Find the area of the annulus in terms of the length of the chord
which is tangent to the inner circle.
If you know the sizes of the angles marked with coloured dots in
this diagram which angles can you find by calculation?
Can you cross each of the seven bridges that join the north and south of the river to the two islands, once and once only, without retracing your steps?
There are four children in a family, two girls, Kate and Sally, and
two boys, Tom and Ben. How old are the children?
A paradox is a statement that seems to be both untrue and true at the same time. This article looks at a few examples and challenges you to investigate them for yourself.
Points A, B and C are the centres of three circles, each one of which touches the other two. Prove that the perimeter of the triangle ABC is equal to the diameter of the largest circle.
Here are some examples of 'cons', and see if you can figure out where the trick is.
Imagine we have four bags containing a large number of 1s, 4s, 7s and 10s. What numbers can we make?
What can you say about the angles on opposite vertices of any
cyclic quadrilateral? Working on the building blocks will give you
insights that may help you to explain what is special about them.
What happens when you add three numbers together? Will your answer be odd or even? How do you know?
Look at three 'next door neighbours' amongst the counting numbers. Add them together. What do you notice?
Are these statements relating to odd and even numbers always true, sometimes true or never true?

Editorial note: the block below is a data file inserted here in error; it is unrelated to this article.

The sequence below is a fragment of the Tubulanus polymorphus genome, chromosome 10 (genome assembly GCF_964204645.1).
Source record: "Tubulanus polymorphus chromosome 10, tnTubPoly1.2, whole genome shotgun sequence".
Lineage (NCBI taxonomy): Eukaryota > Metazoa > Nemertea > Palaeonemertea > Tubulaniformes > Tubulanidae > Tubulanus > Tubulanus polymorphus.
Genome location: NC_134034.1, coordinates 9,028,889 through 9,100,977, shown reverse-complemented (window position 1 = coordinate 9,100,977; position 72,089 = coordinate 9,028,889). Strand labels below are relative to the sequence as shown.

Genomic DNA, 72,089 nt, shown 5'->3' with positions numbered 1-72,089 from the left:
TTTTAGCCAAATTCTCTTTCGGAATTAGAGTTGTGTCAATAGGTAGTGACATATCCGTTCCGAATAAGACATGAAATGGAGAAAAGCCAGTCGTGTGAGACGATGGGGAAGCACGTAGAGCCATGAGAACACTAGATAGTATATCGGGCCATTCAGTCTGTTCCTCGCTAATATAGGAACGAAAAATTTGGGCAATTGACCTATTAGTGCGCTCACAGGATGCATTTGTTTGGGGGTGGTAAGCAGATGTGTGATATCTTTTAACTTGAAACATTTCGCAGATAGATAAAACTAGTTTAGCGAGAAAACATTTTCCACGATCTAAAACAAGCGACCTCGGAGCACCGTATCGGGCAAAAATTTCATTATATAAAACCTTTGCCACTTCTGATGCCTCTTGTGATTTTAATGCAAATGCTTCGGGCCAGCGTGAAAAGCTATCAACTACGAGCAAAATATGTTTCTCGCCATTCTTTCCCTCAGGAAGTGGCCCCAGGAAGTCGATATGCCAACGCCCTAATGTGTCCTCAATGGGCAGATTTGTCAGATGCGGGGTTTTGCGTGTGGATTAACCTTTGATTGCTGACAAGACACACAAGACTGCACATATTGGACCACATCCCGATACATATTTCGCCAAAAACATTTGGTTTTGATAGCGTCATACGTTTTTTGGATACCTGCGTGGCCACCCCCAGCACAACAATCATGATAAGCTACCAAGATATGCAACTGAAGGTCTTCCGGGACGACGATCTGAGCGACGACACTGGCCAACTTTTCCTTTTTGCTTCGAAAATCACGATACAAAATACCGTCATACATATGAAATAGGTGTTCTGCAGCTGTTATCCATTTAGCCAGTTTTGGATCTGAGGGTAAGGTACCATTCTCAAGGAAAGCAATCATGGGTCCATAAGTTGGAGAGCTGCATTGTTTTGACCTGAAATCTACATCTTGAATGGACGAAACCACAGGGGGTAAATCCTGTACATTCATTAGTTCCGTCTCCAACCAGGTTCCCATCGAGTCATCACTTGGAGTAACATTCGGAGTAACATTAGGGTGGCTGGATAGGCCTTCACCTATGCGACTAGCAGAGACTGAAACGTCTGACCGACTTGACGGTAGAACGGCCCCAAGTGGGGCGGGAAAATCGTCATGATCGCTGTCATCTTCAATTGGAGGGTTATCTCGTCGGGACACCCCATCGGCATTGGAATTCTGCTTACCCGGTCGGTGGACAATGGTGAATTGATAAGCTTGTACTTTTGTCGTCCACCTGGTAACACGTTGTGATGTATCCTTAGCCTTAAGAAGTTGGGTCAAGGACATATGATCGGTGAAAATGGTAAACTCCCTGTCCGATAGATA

Imagine we have four bags containing numbers from a sequence. What numbers can we make now?
Can you find all the 4-ball shuffles?
Choose a couple of the sequences. Try to picture how to make the next, and the next, and the next... Can you describe your reasoning?
A game for 2 players that can be played online. Players take it in turns to select a word from the 9 words given. The aim is to select all the occurrences of the same letter.
What does logic mean to us and is that different to mathematical logic? We will explore these questions in this article.
Spotting patterns can be an important first step - explaining why it is appropriate to generalise is the next step, and often the most interesting and important.
Euler discussed whether or not it was possible to stroll around Koenigsberg crossing each of its seven bridges exactly once. Experiment with different numbers of islands and bridges.
A huge wheel is rolling past your window. What do you see?
If you can copy a network without lifting your pen off the paper and without drawing any line twice, then it is traversable.
Decide which of these diagrams are traversable.
When number pyramids have a sequence on the bottom layer, some interesting patterns emerge...
Which hexagons tessellate?
You can work out the number someone else is thinking of as follows. Ask a friend to think of any natural number less than 100. Then ask them to tell you the remainders when this number is divided by. . . .
The Tower of Hanoi is an ancient mathematical challenge. Working on the building blocks may help you to explain the patterns you notice.
Three teams have each played two matches. The table gives the total
number points and goals scored for and against each team. Fill in
the table and find the scores in the three matches.